In both past and current renos, we've prioritized lighting and consider it a vital element in shaping the mood of a room. We're lucky that our dining room benefits from a tonne of natural light during the day. At night, we rely on a mix of lighting sources. Two mesh pendants in a matte nickel finish hang over the table and have a simple, industrial feel. They are also visually lightweight--you can see right through them!--so as not to impede the view to the outside. Small potlights dot the perimeter of the room to light the gallery wall and fill in shadows. A vintage brass lamp and stair lights leading down to the living room round out the room’s lighting scheme.

Linens
While I’ve always been a sucker for pretty table linens, the runners below are especially significant to me. During our recent trip to Croatia, I received them as a birthday gift from my lovely aunt, alongside a story of their origin. They are pure linen, with a nubbly, rustic texture. My late grandma grew the flax and wove the cloth herself, while two of my aunts crocheted the intricate edges. The runners are among the few, intact family heirlooms to emerge from my grandma’s farm. I will always find a place in our home to display and treasure them.

dining room: thehousediaries.com
dining room: thehousediaries.com

The dining room has become one of my favourite rooms in our home. It’s a mix of contrasting elements--old & new, colour & white, curvature & angularity, thrift & splurge--which somehow fit together in a way that reflects who we are.

A few details:
Built-in construction: Darwin Kolodjiezak, Frank Vickery
Table: Restoration Hardware
Pendants: Chintz & Co.
Still-life floral painting: Jessica Whittington
Chairs, Depression-era sideboard, brass lamp, round mirror: vintage

And a special thanks to my mom, who brought over the awesome organic apples--because taking pictures makes people hungry!

January 7: Before & After--The Big Bedroom

bedroom: thehousediaries.com
bedroom: thehousediaries.com

I've never been much of a master bedroom person. Besides the term 'master bedroom' itself, which makes me want to put on a giant velvet cloak as I survey my medieval fiefdom, fussing over a room in which I don't spend many waking hours hasn't historically been a high priority.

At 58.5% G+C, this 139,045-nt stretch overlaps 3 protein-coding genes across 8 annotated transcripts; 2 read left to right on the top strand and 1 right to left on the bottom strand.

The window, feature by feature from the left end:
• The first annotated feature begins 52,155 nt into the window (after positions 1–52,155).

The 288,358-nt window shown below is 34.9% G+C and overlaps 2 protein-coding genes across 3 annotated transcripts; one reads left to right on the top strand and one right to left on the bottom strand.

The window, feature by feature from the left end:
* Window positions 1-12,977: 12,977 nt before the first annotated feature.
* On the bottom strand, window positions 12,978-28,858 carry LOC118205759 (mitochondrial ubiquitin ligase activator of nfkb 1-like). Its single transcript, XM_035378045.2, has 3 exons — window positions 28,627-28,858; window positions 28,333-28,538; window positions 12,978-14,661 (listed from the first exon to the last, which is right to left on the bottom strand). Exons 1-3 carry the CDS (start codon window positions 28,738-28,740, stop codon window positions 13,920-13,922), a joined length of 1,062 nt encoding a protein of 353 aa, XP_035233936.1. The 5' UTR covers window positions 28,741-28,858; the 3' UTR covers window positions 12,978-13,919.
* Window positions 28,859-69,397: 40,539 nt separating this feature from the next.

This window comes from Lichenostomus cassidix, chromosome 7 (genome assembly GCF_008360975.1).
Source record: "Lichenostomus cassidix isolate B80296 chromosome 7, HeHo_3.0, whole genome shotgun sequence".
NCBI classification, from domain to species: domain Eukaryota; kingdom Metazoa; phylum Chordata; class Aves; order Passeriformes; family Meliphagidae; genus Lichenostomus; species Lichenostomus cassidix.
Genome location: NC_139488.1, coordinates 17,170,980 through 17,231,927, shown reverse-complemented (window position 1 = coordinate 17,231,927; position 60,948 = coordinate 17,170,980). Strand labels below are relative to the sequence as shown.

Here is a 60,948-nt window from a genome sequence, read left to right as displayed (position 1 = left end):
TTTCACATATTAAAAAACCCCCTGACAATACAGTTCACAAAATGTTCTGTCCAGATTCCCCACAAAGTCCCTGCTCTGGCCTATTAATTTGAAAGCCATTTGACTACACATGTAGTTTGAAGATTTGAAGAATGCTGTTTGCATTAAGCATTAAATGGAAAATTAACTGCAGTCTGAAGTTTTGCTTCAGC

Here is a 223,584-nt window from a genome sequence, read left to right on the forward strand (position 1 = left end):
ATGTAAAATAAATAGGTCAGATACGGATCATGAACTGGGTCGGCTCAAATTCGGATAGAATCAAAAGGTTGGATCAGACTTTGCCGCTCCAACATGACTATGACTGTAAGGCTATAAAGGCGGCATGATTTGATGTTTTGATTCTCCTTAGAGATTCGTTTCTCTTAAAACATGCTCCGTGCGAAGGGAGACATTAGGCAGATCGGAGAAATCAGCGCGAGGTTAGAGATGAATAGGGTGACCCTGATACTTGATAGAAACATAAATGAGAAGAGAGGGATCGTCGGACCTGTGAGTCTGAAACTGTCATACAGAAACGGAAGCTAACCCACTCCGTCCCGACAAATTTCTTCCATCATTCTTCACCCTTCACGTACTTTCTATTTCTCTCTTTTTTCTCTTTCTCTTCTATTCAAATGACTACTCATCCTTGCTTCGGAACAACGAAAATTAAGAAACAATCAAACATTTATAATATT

But I'll admit, I'm warming to the fuss. After cracking open some ceilings, adding dormers to our awkward roofline, and rearranging the walls, a pretty nice space seems to have emerged. 

Here's a shot of the old room, complete with ominous-looking rope:

bedroom: before

And here's where we ended up:

bedroom: thehousediaries.com

Before:

bedroom: before

After:

bedroom: thehousediaries.com

Our budget was finite (and, in fact, often in need of creative resuscitation), but we decided early on to put something aside for built-ins and a vaulted ceiling. As it turned out, the engineering requirements for a high ceiling were no different than they would've been for a regular-height ceiling. Our cost difference? A little extra drywall and labour/ material to install faux beams along the peaks. It was among the few true no-brainers of this tricky project--and one that defines the room unlike any other choice. I love the interplay of shadow and light on the angled ceilings and the way light shifts throughout the day. It's a new room every hour.

Built-Ins

From where I stand/ sit/ sleep, the best feature of this house is what lies out there, beyond the walls. It didn't seem right to mess with a nice view by introducing a bunch of visual litter inside. Dressers? Armoires? Chests full of stuff? Bah. Clothes are so overrated.

Well, perhaps our pursuit of the minimalist ideal isn't quite so far-reaching, but you get the point.

dormer nook: thehousediaries.com

The copper fixtures above were part of the original 1939 home. We polished 
them up and had them rewired to current electrical standards. I love them so
much more than anything we could've bought new!


So, back to the matter of where to stash 'stuff' without adding too many bits & pieces of furniture. Our solution: build it in and let the walls assume furniture-style functionality. I thought the 6' high knee wall, along a corridor linking the bedroom and ensuite, would be an ideal spot to house a bank of storage drawers. Enter our nifty cabinet maker, James, who built this:

IMG_9611.jpg
bedroom storage: thehousediaries.com
bedroom: thehousediaries.com

There are 12 drawers in all. They extend fully and are extra deep, providing a practical storage solution that doesn't protrude into the main bedroom space.

And just because I got all excited about the idea of built-ins, I figured we should find some use for the 4' high knee walls that run the entire upper floor perimeter. With new insulation, drywall, and a little custom carpentry magic, we were able to turn otherwise dead space into extra storage.

If you can momentarily tear your eyes away from the impressive piece of audio technology on the shelf below, you'll notice the rustic-style wooden sliding doors. They're made of thick slabs of hickory, which, after 18 billion hours of sanding with a 60-grit orbital and much swearing, I have determined is the hardest surface known to humankind.

It's also quite beautiful, with plenty of tonal variation and knots to lend some lovely rustic character.

knee wall storage: thehousediaries.com

Click to check out the storage space inside!

And so ends the bedroom (boudoir? sleeping chamber? lair?) tour. Nighty night--and Happy New Year, friends!

bedroom: thehousediaries.com

A few details:
Barn door construction: Frank Vickery
Barn door hardware: Rustica Hardware
Built-in drawers: James Weedmark
Capize shell lampshades, sconces, bedside tables, side chair: vintage